Since the restaurant is closed for Ramadan, we choose to eat at Içkisiz Balıkçı Anne, its name proclaiming the place to be completely alcohol-free, something the owners are proud of. We can’t really blame them: the atmosphere is so homey, cozy and familiar that it feels like a relaxed dining room, a place where there’s no need to drink in order to kick back.
The food is also strikingly good, and everything is made with local ingredients. A Thracian family opened this sweet little eatery three years ago with a very precise concept in mind. “Men are in charge of the service, while the anne [mom] and her two helpers are cooking real stuff in the kitchen, stuff they’d cook at home for their kids,” says the man who works with his wife behind the counter. “Our fish soup is addictive,” he continues, “but we also have classic comfort food like kelle paça [sheep’s head soup] and homemade mezes.”
While the soup is tasty, our favorites are the flavorsome, rich salça, a paste made with fresh tomatoes, and the extraordinary pickled wild parsley that, besides cleaning your mouth after the hearty soup, would be a perfect accompaniment to fatty fish come wintertime.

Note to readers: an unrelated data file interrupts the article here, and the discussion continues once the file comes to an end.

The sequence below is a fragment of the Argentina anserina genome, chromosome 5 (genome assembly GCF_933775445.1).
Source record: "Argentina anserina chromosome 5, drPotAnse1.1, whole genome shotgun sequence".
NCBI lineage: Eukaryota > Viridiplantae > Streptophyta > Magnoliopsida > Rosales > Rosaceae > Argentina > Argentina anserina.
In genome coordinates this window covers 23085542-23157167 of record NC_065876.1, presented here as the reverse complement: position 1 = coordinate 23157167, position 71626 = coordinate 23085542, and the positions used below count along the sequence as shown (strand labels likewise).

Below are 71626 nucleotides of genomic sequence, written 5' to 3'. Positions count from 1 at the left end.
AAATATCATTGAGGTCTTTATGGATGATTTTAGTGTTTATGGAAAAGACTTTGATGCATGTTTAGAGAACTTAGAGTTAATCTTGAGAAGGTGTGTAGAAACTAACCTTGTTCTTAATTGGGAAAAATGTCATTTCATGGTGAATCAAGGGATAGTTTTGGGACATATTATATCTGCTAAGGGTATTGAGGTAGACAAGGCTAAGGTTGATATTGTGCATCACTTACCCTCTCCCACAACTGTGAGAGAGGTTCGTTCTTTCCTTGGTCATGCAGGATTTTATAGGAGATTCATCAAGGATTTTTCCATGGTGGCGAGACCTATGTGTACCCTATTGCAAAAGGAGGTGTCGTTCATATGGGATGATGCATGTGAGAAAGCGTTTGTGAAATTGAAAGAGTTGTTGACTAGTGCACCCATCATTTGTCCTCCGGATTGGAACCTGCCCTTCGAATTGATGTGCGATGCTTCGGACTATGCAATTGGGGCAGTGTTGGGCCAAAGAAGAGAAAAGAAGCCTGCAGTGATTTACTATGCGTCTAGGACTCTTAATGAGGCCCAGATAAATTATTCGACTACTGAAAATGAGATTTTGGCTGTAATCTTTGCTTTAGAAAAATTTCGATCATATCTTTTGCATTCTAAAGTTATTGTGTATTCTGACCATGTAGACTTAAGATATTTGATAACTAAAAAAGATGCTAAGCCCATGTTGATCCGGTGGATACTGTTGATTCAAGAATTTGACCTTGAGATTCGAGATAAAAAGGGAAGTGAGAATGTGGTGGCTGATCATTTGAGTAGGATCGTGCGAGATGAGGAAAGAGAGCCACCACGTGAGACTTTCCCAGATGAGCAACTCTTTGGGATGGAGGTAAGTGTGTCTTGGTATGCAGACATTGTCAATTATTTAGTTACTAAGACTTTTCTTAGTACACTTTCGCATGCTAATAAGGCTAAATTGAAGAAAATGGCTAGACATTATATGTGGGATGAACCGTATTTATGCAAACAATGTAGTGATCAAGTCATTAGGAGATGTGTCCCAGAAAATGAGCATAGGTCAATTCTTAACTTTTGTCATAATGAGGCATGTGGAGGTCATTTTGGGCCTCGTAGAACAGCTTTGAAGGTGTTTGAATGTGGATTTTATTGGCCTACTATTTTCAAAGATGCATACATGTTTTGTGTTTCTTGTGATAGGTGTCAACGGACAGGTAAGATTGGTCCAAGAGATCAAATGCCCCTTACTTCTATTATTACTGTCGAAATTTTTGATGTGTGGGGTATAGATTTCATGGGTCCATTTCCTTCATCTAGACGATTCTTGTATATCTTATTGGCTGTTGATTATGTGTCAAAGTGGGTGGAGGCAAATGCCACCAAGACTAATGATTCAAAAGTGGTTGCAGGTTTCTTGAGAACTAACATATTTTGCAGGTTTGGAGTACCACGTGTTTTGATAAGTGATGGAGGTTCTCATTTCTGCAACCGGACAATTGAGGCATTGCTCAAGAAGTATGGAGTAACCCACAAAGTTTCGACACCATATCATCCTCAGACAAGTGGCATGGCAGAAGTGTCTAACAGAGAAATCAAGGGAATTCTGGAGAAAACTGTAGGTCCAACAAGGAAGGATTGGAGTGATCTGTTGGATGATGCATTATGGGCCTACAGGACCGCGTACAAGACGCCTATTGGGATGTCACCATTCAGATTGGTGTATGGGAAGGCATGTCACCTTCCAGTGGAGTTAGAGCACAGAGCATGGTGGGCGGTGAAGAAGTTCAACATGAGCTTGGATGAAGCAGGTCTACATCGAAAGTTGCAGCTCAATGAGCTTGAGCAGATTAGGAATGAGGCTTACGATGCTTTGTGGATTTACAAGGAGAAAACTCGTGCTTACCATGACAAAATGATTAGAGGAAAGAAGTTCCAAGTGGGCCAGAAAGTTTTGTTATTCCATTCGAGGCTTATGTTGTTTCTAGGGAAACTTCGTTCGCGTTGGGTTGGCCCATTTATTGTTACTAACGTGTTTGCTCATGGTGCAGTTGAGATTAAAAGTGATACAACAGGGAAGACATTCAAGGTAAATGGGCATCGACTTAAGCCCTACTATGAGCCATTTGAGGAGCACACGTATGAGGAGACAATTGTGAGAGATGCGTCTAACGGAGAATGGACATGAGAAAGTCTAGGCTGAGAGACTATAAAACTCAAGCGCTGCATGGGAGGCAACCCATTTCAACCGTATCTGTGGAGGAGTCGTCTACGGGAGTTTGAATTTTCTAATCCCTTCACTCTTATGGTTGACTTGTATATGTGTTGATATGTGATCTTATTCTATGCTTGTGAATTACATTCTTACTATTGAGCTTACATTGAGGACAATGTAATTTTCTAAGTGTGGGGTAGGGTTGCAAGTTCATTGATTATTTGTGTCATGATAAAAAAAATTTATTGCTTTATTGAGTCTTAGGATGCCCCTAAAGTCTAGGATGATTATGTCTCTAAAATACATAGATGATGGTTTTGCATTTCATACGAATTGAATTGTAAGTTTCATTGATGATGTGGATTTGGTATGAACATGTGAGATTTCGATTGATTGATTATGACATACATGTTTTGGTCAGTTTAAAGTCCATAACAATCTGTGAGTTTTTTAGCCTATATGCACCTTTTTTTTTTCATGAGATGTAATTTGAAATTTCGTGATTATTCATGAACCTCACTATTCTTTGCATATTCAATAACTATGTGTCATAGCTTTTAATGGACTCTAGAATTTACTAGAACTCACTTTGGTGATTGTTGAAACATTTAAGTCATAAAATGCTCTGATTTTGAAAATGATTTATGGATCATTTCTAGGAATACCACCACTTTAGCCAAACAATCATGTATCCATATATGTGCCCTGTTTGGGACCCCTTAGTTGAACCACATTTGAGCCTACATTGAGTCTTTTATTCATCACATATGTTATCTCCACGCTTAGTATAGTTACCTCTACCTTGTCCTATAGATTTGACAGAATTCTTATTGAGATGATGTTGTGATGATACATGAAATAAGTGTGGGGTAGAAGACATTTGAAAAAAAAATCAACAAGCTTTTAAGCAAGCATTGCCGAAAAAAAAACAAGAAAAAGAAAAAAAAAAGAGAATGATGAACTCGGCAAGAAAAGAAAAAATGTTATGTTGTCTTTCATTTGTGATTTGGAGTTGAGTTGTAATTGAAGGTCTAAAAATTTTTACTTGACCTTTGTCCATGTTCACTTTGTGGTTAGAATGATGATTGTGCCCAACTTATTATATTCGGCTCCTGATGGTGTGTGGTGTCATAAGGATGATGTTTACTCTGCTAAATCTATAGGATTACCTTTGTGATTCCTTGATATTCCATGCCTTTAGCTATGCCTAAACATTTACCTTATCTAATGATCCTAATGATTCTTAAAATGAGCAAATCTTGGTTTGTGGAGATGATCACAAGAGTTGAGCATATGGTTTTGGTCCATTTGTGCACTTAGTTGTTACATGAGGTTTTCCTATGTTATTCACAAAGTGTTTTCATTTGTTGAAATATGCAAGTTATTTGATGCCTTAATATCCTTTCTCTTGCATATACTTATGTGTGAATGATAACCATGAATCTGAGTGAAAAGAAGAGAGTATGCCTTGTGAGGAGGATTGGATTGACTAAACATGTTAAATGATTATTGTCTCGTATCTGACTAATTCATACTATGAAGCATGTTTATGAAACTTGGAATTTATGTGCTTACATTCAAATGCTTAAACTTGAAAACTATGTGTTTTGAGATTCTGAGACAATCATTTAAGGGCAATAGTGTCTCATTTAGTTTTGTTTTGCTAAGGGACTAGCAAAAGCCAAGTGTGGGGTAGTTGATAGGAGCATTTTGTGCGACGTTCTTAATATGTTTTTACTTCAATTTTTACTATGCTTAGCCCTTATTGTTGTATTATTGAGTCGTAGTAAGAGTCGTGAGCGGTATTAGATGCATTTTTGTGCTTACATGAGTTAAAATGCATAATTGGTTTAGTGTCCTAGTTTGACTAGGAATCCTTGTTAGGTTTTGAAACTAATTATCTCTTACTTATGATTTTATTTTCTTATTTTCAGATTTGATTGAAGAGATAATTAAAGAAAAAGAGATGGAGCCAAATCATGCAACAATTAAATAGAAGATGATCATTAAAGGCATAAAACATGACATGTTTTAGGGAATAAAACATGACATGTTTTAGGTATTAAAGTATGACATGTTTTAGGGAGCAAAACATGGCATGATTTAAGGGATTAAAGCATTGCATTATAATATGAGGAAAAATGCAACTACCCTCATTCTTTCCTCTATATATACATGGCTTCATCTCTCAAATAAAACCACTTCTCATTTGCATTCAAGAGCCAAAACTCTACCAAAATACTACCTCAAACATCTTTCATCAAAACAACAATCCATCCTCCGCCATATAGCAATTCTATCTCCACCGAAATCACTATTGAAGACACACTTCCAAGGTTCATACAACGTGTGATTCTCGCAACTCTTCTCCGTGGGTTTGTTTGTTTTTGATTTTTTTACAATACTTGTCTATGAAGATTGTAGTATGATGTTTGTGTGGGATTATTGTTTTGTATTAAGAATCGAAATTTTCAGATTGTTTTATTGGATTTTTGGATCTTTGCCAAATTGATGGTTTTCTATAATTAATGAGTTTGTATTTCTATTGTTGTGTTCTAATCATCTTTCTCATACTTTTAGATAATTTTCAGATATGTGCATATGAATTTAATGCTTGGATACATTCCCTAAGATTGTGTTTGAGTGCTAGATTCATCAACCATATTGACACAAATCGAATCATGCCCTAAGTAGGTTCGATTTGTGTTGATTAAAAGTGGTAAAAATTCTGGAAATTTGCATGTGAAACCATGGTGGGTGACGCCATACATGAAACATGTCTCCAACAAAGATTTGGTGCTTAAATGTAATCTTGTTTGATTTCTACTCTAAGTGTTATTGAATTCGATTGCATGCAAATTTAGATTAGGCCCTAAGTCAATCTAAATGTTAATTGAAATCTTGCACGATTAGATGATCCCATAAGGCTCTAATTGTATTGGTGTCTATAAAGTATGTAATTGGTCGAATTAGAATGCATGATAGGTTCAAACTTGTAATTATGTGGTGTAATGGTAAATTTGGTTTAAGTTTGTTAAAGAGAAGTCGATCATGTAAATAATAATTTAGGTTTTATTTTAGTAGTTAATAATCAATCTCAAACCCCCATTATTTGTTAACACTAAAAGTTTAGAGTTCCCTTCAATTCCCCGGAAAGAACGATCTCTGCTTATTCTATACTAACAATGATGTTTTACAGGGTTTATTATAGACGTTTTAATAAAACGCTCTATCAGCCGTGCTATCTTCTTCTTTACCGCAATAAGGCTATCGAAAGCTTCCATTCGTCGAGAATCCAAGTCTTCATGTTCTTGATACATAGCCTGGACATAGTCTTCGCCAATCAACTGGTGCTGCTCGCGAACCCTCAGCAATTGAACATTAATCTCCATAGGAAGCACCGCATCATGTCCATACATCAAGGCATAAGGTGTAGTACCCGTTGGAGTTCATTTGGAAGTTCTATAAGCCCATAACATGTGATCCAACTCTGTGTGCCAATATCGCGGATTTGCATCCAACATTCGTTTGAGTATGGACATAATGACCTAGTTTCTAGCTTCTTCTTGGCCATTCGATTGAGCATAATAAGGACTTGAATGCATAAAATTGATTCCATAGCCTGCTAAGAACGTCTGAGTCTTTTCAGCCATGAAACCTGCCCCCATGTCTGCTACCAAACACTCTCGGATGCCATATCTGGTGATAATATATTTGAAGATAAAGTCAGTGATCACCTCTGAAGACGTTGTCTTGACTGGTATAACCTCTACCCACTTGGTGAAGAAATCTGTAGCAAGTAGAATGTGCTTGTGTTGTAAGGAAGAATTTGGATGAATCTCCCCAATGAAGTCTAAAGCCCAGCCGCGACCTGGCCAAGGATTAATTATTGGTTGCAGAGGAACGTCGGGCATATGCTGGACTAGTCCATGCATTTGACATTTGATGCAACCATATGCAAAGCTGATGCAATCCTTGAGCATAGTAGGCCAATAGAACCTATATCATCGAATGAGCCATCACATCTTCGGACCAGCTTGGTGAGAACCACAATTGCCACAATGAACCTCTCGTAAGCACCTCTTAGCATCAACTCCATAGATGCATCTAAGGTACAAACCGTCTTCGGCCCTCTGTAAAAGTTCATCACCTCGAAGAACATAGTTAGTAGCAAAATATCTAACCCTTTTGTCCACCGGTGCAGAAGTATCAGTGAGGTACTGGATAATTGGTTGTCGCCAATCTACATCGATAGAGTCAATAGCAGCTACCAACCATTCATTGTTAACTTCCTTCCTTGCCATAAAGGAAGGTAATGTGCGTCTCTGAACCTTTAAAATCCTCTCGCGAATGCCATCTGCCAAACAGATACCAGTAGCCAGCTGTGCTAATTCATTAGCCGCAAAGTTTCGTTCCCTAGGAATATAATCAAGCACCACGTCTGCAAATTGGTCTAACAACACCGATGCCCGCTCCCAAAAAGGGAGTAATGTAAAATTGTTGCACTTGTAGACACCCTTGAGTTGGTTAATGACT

After this delicious lunch break we have a stroll among the fishing boats parked at the dock before hopping on the boat of three brothers, now busy mending their huge colorful nets. Happy to finally see the starting point of this production chain, we quickly learn that these men in their 50s don’t see it continuing for much longer. “Ours is the last generation of fishermen in the village; the work is too hard and it doesn’t pay off. Most of us are indebted,” says the elder brother. “Big companies and no adequate policies by administrators are reducing our chances of survival.”
On top of that, many illegal boats continue to fish during the period of reproduction, threatening the fauna that pass through the strait, which is already facing dire environmental conditions. Mert, the president of the fishery workers’ cooperative, tells us that even though the fishing sector plays such an important role in Turkey’s culture and its economy, there’s no dedicated ministry to deal with all these complex and delicate issues.
Despite the strong commitment of Rumeli Kavağı’s fishermen to preserving their fish-related heritage, hopes aren’t high for the local fishing business. While they might be right, we’ll still do what we can to support the sector by shopping wisely, choosing seasonal fish and respecting the waters they live in.